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District Seeks To Improve Special Education Services

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By Jessica Gould

A new center in the district aims to improve special education by matching children with the services they need. Child development specialists say that by age three, most children are able to tell a story, throw a ball or ride a tricycle. But what if they don't? D.C. Public Schools chancellor Michelle Rhee says it's important to catch developmental delays early.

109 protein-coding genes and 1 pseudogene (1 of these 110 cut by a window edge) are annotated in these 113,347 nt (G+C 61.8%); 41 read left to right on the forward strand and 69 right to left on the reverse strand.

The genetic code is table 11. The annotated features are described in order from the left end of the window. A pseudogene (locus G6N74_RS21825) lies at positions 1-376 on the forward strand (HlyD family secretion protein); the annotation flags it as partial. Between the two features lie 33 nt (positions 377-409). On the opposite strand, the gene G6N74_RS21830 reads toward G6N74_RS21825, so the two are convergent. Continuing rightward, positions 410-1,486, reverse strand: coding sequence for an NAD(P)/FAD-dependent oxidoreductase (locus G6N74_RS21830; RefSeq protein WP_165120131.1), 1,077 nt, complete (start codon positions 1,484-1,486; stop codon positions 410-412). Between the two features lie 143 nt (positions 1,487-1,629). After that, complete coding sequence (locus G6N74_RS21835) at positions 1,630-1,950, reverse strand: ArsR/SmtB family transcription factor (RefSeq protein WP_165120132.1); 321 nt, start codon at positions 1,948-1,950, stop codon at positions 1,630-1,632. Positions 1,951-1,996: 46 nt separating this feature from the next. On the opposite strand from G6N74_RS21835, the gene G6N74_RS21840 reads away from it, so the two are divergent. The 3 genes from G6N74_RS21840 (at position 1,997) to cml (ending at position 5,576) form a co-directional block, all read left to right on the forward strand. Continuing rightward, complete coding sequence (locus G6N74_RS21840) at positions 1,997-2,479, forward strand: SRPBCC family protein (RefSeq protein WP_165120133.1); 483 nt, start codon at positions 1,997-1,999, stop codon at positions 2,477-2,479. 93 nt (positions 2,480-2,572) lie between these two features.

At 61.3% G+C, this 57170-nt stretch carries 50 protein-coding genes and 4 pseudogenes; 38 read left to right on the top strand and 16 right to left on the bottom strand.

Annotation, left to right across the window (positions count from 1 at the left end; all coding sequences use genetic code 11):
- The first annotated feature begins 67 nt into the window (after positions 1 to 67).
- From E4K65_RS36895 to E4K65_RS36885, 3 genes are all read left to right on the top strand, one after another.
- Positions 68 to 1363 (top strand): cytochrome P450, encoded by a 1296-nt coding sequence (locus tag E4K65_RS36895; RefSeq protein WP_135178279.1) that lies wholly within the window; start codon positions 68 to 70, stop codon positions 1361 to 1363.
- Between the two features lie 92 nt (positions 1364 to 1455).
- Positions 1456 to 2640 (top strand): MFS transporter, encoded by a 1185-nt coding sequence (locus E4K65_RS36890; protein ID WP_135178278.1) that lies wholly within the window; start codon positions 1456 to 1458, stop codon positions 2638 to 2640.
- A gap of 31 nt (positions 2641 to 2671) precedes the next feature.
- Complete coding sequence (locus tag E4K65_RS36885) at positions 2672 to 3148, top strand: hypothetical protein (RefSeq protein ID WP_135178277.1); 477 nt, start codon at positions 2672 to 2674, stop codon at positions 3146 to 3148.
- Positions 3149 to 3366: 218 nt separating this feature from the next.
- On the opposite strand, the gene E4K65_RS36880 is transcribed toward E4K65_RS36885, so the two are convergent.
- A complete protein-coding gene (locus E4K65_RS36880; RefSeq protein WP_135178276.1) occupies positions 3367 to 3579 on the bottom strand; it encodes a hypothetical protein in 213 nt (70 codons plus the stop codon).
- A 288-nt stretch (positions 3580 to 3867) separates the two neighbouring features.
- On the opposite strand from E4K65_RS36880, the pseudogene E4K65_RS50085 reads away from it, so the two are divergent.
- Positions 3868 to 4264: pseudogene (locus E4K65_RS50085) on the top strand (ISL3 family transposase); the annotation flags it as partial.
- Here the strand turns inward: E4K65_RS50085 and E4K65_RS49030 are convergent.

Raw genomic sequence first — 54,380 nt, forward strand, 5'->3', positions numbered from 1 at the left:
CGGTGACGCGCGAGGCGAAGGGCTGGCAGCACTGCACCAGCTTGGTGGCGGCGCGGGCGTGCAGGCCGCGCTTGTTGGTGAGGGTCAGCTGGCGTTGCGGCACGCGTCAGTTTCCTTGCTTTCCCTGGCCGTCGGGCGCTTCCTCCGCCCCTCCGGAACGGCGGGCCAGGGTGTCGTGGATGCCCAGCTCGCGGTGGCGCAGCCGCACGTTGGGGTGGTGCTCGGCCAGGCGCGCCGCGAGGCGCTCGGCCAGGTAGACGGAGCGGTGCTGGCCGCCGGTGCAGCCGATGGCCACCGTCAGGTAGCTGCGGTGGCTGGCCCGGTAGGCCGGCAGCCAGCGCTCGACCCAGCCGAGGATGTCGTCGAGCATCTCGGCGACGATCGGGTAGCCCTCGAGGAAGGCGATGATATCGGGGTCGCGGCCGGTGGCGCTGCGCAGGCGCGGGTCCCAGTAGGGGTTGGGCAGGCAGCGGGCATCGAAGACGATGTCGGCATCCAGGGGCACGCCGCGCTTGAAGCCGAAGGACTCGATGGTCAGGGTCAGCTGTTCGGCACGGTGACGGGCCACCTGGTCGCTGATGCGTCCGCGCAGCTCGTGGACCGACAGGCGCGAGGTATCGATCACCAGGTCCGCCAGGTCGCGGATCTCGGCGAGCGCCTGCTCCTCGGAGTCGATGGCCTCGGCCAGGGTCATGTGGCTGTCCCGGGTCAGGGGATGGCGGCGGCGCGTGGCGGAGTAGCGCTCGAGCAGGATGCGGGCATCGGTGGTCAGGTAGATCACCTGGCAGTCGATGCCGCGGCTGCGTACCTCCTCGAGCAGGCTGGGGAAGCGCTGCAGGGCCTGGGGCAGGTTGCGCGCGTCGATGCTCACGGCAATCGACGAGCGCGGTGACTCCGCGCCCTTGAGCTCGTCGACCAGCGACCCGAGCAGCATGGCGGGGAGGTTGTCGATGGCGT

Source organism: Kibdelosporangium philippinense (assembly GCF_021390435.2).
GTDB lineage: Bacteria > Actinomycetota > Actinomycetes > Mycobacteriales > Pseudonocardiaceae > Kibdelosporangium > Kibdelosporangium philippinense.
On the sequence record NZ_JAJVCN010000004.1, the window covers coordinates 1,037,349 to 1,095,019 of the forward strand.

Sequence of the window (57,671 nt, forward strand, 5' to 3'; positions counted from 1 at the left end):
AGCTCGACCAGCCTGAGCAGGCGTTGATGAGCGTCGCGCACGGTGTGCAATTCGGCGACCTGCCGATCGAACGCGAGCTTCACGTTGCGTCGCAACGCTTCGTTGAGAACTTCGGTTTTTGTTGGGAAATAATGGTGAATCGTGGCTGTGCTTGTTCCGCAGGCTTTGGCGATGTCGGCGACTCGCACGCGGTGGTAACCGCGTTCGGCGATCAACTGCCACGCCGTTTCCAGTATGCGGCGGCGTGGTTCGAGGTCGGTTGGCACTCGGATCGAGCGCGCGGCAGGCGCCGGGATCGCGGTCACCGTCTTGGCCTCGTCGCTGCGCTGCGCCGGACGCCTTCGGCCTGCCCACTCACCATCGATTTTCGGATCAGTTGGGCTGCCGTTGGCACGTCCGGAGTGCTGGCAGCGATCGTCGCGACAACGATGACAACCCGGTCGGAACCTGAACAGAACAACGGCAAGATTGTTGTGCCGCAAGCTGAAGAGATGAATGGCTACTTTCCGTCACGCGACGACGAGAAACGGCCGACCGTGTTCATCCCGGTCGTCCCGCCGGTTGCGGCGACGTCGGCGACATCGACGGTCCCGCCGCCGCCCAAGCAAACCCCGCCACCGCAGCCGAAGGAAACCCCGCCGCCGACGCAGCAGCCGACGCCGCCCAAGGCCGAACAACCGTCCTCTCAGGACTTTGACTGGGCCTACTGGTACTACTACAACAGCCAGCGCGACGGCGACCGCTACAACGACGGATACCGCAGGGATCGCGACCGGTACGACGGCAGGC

"If we can identify children before they enter into kindergarten and begin to provide them with the services they need, oftentimes their transition into kindergarten and school can be easier," says Rhee.

For years, the school system has struggled to assist special education students. But with the opening of the new Early Stages Center in northwest D.C., Rhee says things will be better.

At Early Stages, children are evaluated on their cognitive, physical and social abilities free of charge. Rhee says the tests will help experts identify the assistance each child needs to succeed.

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